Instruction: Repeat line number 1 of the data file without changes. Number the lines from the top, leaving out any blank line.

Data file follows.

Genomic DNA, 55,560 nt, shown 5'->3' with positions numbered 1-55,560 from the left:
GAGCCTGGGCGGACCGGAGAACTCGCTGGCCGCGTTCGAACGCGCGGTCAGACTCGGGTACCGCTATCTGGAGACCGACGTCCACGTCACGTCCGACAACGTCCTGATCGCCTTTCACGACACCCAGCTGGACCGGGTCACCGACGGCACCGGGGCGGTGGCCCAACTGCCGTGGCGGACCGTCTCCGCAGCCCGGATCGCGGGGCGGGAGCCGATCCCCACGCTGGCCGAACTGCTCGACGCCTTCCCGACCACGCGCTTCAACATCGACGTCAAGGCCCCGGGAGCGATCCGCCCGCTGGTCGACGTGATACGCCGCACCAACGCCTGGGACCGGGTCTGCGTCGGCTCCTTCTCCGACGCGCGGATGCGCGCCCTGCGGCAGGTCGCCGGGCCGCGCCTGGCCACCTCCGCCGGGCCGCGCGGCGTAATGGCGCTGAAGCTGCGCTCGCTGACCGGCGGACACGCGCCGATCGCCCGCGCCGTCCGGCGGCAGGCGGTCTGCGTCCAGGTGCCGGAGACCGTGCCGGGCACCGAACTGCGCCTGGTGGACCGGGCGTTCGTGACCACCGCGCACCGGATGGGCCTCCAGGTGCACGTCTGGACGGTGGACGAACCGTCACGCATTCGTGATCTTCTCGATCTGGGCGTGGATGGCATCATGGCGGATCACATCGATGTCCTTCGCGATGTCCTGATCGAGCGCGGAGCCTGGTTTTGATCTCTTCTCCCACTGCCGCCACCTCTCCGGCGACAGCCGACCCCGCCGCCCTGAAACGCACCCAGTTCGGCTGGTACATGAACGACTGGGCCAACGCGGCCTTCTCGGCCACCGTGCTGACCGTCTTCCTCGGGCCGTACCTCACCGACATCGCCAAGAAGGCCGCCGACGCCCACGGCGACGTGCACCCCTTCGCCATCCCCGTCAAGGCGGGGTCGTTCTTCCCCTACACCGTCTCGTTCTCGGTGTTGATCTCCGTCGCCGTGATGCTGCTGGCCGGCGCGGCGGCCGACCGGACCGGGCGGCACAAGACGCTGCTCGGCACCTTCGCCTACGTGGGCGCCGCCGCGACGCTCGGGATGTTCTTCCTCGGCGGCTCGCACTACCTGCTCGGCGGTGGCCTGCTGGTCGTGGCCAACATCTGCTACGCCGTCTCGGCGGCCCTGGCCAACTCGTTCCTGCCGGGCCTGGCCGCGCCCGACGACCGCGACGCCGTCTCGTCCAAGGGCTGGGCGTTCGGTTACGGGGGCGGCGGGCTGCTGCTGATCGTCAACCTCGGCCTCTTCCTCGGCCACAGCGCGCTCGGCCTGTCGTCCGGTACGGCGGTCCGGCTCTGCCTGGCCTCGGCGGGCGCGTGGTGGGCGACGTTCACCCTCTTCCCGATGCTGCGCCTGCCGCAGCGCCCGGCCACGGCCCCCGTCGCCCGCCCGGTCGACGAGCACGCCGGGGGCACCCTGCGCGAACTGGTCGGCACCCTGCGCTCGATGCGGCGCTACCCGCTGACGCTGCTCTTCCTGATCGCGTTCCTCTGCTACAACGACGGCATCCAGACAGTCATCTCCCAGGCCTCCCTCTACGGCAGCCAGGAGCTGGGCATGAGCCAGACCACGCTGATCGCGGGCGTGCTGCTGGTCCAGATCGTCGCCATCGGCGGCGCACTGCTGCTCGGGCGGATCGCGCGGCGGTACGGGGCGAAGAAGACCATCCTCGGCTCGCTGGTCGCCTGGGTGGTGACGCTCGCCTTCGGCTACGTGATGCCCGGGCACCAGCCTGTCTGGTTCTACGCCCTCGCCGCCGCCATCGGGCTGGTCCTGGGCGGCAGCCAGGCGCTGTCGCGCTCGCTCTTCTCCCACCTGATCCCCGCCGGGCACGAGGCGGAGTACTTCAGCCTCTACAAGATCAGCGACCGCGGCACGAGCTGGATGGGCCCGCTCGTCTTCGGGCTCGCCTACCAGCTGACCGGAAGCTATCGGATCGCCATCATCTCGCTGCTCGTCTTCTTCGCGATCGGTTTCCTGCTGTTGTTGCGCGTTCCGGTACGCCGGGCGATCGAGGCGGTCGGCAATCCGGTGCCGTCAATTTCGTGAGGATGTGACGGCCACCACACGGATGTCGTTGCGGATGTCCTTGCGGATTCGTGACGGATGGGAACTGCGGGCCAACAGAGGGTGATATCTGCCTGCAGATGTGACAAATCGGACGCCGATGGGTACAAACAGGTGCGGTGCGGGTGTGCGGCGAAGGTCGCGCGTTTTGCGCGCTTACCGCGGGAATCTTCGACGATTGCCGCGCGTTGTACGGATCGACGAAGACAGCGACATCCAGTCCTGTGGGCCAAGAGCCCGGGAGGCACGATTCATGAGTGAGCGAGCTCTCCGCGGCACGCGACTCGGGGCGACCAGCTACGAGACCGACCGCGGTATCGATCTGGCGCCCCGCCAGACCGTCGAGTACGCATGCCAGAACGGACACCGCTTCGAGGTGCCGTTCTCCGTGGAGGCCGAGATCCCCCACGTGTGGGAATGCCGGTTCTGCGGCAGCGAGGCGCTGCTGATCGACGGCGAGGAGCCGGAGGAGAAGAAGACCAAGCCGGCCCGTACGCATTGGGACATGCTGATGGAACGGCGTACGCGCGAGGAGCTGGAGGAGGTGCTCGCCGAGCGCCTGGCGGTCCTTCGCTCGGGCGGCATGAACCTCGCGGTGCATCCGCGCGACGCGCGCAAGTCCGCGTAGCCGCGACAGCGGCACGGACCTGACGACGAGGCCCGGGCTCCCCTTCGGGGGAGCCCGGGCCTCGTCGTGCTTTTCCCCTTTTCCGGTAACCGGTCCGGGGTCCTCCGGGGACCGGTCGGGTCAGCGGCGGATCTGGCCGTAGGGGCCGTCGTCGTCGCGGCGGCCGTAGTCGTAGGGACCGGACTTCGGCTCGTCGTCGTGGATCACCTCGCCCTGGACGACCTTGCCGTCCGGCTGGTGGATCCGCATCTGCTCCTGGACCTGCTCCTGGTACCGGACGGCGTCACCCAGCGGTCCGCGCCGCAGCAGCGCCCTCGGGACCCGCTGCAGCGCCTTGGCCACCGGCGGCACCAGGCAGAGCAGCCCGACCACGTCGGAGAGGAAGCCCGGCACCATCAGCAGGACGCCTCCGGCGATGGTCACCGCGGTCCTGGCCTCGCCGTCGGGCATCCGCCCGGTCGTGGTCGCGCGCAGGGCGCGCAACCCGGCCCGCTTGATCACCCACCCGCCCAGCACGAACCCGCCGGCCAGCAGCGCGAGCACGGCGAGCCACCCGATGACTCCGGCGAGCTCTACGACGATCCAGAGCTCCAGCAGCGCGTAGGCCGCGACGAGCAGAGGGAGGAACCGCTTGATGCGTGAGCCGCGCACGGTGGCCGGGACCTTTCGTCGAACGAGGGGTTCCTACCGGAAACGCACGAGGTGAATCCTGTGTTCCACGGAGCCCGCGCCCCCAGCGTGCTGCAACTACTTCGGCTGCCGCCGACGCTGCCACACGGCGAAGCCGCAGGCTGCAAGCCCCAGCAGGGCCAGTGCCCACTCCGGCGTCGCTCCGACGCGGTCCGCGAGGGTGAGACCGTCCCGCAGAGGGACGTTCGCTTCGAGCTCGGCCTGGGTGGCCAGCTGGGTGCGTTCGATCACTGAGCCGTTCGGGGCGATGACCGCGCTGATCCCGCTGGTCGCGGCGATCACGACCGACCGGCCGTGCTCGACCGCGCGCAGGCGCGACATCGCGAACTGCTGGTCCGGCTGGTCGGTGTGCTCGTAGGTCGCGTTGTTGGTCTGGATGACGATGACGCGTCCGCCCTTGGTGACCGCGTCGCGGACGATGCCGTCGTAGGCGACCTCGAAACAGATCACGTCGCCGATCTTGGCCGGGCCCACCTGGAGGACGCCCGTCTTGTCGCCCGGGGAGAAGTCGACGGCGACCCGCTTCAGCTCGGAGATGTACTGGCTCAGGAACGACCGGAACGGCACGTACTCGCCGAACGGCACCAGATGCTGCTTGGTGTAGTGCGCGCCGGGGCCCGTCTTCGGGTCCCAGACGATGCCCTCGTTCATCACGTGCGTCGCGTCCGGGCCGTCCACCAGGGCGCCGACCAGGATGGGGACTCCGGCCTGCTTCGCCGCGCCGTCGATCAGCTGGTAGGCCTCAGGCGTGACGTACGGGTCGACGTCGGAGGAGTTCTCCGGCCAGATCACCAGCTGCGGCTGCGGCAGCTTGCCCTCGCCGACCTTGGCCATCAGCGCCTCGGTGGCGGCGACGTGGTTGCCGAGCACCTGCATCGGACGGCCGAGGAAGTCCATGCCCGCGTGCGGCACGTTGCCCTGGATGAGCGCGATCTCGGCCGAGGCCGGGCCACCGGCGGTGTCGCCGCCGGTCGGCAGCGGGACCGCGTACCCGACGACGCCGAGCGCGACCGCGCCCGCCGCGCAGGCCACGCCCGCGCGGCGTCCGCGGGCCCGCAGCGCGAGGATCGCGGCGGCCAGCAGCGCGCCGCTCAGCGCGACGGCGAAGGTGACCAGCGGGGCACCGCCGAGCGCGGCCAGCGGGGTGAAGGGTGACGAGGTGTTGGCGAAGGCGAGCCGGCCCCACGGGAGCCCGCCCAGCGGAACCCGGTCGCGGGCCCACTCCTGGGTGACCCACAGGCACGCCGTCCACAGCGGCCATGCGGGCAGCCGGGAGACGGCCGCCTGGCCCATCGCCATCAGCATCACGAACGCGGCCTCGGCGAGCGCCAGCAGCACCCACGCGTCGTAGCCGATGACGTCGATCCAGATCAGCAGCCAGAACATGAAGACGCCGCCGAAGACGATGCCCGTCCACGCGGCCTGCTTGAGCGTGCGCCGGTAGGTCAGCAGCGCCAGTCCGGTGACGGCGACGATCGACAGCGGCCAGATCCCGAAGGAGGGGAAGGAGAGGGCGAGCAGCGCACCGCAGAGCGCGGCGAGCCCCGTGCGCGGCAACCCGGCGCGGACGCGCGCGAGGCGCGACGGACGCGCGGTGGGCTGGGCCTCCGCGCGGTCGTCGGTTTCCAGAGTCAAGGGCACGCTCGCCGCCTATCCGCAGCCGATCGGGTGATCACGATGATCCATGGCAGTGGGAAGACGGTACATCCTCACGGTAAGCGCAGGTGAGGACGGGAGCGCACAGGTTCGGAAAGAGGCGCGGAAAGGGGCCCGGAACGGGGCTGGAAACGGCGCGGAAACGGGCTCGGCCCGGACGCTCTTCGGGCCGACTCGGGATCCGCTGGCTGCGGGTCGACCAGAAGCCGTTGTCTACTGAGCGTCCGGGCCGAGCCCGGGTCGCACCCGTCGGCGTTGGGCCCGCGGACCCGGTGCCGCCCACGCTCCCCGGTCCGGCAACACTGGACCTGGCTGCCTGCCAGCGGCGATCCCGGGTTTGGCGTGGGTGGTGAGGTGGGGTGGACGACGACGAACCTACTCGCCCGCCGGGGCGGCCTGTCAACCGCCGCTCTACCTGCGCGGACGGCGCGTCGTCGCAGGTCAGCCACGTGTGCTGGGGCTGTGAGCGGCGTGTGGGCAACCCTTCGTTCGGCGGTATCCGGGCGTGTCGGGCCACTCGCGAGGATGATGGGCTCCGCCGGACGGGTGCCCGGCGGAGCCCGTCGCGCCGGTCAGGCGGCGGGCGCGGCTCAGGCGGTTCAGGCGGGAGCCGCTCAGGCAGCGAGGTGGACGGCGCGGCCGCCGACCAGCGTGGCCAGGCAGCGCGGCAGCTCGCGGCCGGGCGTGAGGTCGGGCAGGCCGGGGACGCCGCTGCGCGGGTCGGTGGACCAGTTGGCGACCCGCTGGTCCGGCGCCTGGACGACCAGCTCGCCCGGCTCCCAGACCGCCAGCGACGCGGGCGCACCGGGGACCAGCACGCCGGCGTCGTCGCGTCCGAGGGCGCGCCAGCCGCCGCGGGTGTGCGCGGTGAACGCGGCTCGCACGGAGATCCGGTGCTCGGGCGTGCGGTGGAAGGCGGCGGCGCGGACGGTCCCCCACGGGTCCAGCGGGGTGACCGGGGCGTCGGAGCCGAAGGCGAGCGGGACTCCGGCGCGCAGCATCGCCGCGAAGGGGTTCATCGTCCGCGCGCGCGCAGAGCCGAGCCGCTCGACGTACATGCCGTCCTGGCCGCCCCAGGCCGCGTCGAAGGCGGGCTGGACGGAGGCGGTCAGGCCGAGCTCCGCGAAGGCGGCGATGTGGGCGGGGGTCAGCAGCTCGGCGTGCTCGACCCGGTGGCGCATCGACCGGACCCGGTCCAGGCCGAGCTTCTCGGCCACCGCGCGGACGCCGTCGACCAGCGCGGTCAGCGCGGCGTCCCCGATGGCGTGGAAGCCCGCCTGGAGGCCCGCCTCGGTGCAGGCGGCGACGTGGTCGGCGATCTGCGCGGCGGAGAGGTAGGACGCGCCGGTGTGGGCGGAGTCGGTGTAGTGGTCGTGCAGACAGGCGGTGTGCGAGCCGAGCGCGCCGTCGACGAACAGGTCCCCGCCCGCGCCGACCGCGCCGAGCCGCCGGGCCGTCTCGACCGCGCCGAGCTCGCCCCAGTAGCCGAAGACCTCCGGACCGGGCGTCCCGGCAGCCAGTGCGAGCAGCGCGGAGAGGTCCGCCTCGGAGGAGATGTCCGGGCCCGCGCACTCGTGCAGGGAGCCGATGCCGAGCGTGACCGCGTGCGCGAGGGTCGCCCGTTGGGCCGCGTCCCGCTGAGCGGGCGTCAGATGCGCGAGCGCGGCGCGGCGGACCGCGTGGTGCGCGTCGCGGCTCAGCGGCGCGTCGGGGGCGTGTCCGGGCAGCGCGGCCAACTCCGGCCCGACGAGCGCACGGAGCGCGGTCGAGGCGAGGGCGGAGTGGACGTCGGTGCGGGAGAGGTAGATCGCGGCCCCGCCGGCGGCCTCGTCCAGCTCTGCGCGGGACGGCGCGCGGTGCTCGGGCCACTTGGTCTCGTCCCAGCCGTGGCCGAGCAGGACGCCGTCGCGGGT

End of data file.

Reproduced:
Genomic DNA, 55,560 nt, shown 5'->3' with positions numbered 1-55,560 from the left: